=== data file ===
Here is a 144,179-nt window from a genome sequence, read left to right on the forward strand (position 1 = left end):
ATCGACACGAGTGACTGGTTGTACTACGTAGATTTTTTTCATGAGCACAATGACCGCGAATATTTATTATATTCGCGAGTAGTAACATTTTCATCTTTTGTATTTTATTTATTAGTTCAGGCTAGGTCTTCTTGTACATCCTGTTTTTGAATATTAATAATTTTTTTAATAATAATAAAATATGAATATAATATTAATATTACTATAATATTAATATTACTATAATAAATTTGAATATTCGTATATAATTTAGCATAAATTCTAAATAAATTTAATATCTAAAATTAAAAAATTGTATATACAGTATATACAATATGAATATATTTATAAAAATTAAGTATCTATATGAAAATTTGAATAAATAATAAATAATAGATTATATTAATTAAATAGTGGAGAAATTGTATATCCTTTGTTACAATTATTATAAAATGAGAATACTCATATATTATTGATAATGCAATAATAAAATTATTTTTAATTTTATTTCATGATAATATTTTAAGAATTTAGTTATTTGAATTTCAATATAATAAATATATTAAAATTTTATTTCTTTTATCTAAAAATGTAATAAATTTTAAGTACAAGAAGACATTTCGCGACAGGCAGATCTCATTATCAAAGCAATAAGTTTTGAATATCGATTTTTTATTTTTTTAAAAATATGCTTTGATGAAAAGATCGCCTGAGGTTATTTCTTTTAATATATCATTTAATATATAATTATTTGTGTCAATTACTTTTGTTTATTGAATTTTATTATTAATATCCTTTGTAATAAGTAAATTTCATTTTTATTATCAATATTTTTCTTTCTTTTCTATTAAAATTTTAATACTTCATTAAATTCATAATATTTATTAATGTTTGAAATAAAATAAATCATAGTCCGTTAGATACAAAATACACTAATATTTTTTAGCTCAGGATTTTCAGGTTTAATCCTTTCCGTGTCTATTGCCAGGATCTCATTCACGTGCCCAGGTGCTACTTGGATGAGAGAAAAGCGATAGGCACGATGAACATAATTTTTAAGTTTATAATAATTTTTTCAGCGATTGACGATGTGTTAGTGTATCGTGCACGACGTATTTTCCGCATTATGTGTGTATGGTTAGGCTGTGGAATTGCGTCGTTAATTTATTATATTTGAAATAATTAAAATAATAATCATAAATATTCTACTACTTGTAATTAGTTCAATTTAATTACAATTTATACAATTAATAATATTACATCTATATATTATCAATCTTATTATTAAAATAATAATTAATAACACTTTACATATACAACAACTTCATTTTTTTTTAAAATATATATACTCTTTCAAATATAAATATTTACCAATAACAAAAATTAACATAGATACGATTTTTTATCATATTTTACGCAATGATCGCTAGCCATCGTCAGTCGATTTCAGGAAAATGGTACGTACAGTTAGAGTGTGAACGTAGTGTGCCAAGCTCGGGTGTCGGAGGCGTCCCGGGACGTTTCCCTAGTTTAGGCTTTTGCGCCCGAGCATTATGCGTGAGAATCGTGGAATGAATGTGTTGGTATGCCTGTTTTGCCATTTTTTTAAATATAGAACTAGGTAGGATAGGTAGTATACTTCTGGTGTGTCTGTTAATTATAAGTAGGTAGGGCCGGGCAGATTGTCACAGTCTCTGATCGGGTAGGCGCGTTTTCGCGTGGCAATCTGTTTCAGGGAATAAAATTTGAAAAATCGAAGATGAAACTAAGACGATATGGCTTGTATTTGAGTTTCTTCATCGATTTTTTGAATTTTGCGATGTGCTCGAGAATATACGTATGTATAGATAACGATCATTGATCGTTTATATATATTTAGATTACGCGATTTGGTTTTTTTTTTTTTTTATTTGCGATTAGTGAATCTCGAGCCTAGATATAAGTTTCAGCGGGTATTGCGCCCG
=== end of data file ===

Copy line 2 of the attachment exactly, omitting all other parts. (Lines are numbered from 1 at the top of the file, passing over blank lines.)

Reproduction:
ATCGACACGAGTGACTGGTTGTACTACGTAGATTTTTTTCATGAGCACAATGACCGCGAATATTTATTATATTCGCGAGTAGTAACATTTTCATCTTTTGTATTTTATTTATTAGTTCAGGCTAGGTCTTCTTGTACATCCTGTTTTTGAATATTAATAATTTTTTTAATAATAATAAAATATGAATATAATATTAATATTACTATAATATTAATATTACTATAATAAATTTGAATATTCGTATATAATTTAGCATAAATTCTAAATAAATTTAATATCTAAAATTAAAAAATTGTATATACAGTATATACAATATGAATATATTTATAAAAATTAAGTATCTATATGAAAATTTGAATAAATAATAAATAATAGATTATATTAATTAAATAGTGGAGAAATTGTATATCCTTTGTTACAATTATTATAAAATGAGAATACTCATATATTATTGATAATGCAATAATAAAATTATTTTTAATTTTATTTCATGATAATATTTTAAGAATTTAGTTATTTGAATTTCAATATAATAAATATATTAAAATTTTATTTCTTTTATCTAAAAATGTAATAAATTTTAAGTACAAGAAGACATTTCGCGACAGGCAGATCTCATTATCAAAGCAATAAGTTTTGAATATCGATTTTTTATTTTTTTAAAAATATGCTTTGATGAAAAGATCGCCTGAGGTTATTTCTTTTAATATATCATTTAATATATAATTATTTGTGTCAATTACTTTTGTTTATTGAATTTTATTATTAATATCCTTTGTAATAAGTAAATTTCATTTTTATTATCAATATTTTTCTTTCTTTTCTATTAAAATTTTAATACTTCATTAAATTCATAATATTTATTAATGTTTGAAATAAAATAAATCATAGTCCGTTAGATACAAAATACACTAATATTTTTTAGCTCAGGATTTTCAGGTTTAATCCTTTCCGTGTCTATTGCCAGGATCTCATTCACGTGCCCAGGTGCTACTTGGATGAGAGAAAAGCGATAGGCACGATGAACATAATTTTTAAGTTTATAATAATTTTTTCAGCGATTGACGATGTGTTAGTGTATCGTGCACGACGTATTTTCCGCATTATGTGTGTATGGTTAGGCTGTGGAATTGCGTCGTTAATTTATTATATTTGAAATAATTAAAATAATAATCATAAATATTCTACTACTTGTAATTAGTTCAATTTAATTACAATTTATACAATTAATAATATTACATCTATATATTATCAATCTTATTATTAAAATAATAATTAATAACACTTTACATATACAACAACTTCATTTTTTTTTAAAATATATATACTCTTTCAAATATAAATATTTACCAATAACAAAAATTAACATAGATACGATTTTTTATCATATTTTACGCAATGATCGCTAGCCATCGTCAGTCGATTTCAGGAAAATGGTACGTACAGTTAGAGTGTGAACGTAGTGTGCCAAGCTCGGGTGTCGGAGGCGTCCCGGGACGTTTCCCTAGTTTAGGCTTTTGCGCCCGAGCATTATGCGTGAGAATCGTGGAATGAATGTGTTGGTATGCCTGTTTTGCCATTTTTTTAAATATAGAACTAGGTAGGATAGGTAGTATACTTCTGGTGTGTCTGTTAATTATAAGTAGGTAGGGCCGGGCAGATTGTCACAGTCTCTGATCGGGTAGGCGCGTTTTCGCGTGGCAATCTGTTTCAGGGAATAAAATTTGAAAAATCGAAGATGAAACTAAGACGATATGGCTTGTATTTGAGTTTCTTCATCGATTTTTTGAATTTTGCGATGTGCTCGAGAATATACGTATGTATAGATAACGATCATTGATCGTTTATATATATTTAGATTACGCGATTTGGTTTTTTTTTTTTTTTATTTGCGATTAGTGAATCTCGAGCCTAGATATAAGTTTCAGCGGGTATTGCGCCCG